always sometimes monsters

thoughts and musings

I recently picked up Vagabond Dog's Always Sometimes Monsters in part because it's set in modern times and doesn't involve roaming around executing pixels but mainly because of Polygon's feature on the game's origin. In particular, this section stood out:

But the choices laid out for the player aren't dictated by good and evil. They are dictated by necessity. There is no green or blue or red path toward some denouement of greater or lesser goodness. The puzzle isn't about trying to do the noble thing or trying to demonstrate your character's badassery; it's about doing the thing that seems to carry the most benefit while causing the least amount of harm. It is a puzzle of morality that also seeks to deny the existence of morality.

"There's no sliding good/evil bar in the game," says Amirkhani. "There's no linear morality meter. Rather than having any association to ethical or unethical behavior, we leave that all on the player."

"In games, when you have the obvious Paragon/Renegade divide in the dialogue choices, it's very clearly outlined for you," he says. "Players tend to fall into those two categories. A player will say, I'm going to be Paragon this time, and they'll make only Paragon choices. That kind of defeats the whole purpose of having an ethical quandary in a game, because people are just going for the path that gets them the achievement. I wanted to get rid of that."

That is a game I want to play! And so I did, playing through to a few endings, reading about other players' experiences, and toying with the idea of playing again. Despite not caring for ASM's premise ("Your ex is getting married in a month—unless you can stop it!"), I still realized that I had reached a "bad" ending where my character failed to break up the wedding and instead became homeless individual blaming the world for their mistakes. I mean, the forthcoming sequel is pretty clear that stopping the wedding is the expected result since it's the default scenario. But playing again to get the "better" ending seemed like the Paragon/Renegade problem that they had wanted to avoid. What follows are some thoughts on why the version I played didn't achieve the goal from the interview with mild spoilers.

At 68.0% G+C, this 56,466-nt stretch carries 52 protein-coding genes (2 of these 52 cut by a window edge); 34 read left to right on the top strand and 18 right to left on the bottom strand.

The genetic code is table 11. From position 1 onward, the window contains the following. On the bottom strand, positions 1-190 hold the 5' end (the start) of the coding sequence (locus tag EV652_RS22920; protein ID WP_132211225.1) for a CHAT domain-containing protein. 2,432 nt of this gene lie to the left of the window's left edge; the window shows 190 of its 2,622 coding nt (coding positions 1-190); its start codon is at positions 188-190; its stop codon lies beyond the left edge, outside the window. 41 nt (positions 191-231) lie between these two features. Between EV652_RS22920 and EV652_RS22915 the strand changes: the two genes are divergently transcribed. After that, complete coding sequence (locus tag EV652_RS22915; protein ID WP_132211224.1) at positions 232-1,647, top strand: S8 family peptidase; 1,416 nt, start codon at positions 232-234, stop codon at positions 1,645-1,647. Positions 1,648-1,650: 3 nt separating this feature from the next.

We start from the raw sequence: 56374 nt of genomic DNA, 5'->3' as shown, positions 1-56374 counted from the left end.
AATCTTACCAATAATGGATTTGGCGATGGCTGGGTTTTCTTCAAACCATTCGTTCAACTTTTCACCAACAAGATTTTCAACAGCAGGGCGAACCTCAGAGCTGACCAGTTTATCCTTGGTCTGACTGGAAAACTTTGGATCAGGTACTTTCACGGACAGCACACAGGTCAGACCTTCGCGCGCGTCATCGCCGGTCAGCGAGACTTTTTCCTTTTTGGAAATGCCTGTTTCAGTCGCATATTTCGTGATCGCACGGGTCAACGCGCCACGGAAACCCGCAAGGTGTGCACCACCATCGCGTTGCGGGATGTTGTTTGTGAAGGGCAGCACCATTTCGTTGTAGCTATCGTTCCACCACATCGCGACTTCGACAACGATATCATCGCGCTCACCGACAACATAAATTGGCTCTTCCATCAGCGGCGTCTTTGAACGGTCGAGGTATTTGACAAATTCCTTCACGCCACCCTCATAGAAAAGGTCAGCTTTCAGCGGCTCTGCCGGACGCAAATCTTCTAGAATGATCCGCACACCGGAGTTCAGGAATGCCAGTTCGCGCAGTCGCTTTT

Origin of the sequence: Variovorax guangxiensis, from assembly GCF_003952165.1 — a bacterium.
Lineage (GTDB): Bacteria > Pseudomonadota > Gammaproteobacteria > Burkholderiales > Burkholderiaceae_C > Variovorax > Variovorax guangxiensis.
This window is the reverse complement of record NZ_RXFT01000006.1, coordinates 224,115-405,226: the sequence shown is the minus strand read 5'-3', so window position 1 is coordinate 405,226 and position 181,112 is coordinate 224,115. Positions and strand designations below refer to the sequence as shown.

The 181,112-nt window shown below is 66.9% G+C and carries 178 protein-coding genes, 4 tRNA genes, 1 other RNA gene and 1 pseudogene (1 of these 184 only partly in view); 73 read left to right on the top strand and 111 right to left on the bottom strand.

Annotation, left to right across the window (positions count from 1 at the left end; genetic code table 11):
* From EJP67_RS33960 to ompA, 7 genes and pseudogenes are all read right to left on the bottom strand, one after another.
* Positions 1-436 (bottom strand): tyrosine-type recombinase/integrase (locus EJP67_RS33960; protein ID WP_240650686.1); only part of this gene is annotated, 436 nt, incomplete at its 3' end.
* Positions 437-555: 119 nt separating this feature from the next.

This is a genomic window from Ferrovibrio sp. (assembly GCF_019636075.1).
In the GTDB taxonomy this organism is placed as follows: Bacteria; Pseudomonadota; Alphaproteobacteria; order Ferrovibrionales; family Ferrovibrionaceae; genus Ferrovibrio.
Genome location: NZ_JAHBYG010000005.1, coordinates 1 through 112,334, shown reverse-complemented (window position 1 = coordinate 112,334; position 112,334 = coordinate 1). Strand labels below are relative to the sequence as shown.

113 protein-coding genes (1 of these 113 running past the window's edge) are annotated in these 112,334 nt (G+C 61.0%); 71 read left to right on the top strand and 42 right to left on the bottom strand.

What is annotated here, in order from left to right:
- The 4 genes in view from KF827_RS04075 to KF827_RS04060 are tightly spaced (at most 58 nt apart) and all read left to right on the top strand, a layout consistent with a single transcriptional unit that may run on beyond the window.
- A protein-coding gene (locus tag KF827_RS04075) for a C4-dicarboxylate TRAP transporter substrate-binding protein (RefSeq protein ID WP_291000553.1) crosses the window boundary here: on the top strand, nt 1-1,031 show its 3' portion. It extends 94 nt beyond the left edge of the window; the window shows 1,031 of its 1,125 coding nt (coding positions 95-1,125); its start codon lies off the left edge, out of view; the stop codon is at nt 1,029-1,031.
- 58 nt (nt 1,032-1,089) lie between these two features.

While players can undertake or ignore smaller quests/tasks in each location, the overall story arc occurs essentially in the same sequence across games. Tasks combined a dialog tree and an activity of some sort such as finding the correct tiles to use or navigating to another NPC and going through another dialog tree. The choices seem to have both local and long term effects, so delivering cheap drugs to an NPC causes that person to change and seems to influence whether or not the PC can successfully break up the marriage at the end and live happily until the sequel. So even though there's not a visible Paragon/Renegade gauge, it appears that player actions throughout the game do have some effect on what happens at the wedding. If the only way actions affect the ending is based on player responses to whether or not they regret the actions, then there's still an indirect effect on the end result of the game.

Hiding which actions lead to a successful objection and which to failure is how the developers tried to make the actions meaningful—they removed the results being "clearly outlined" for players. But this didn't result in the choices being an ethical quandry; instead, it means that players potentially go back through the tasks, change one of their responses, and repeat until they reach a desirable ending. That is, the same people who would go back and make only Paragon choices one game and then Renegade choices the next have a larger space to search in ASM since they don't receive immediate feedback about the choices of their actions.

Complicating the matter further is that some systems aren't fully implemented, most notably the stamina system. Tasks that involve the stamina system, such as deciding whether the hungry PC should give a sandwich to a hungry NPC, become trivial choices since the PC can't starve. The NPC is this example also doesn't suffer any problems from not eating a sandwich, so really, the choice doesn't matter mechanically at all in some tasks at least for the local world. But not having food be a money sink means that the PC potentially has enough money to avoid, say, doing the menial temp jobs throughout the game. And without that conflict mattering, then there's little reason to perform socially questionably acts in the service of getting to the wedding other than to test the boundaries of the simulation.

Taken together, ASM didn't work on a mechanical level because in removing the Paragon/Renegade meter they instead either hid action consequences throughout the game (does running drugs prevent you from breaking up the wedding?) or made the object results depend on a few questions at the end of the game. There's precedent for both methods in previous games, with Silent Hill 2 being notable for tracking player actions to make assumptions about the player's relationship with an in-game character and Deus Ex making only the final decision change the conclusion. And while this post has been critical about ASM, it's still great to see games in more life-like contexts and trying to make consequences more interesting than exhausting dialog trees. I'm looking forward to see if Sometimes Always Monsters does any better in this regard.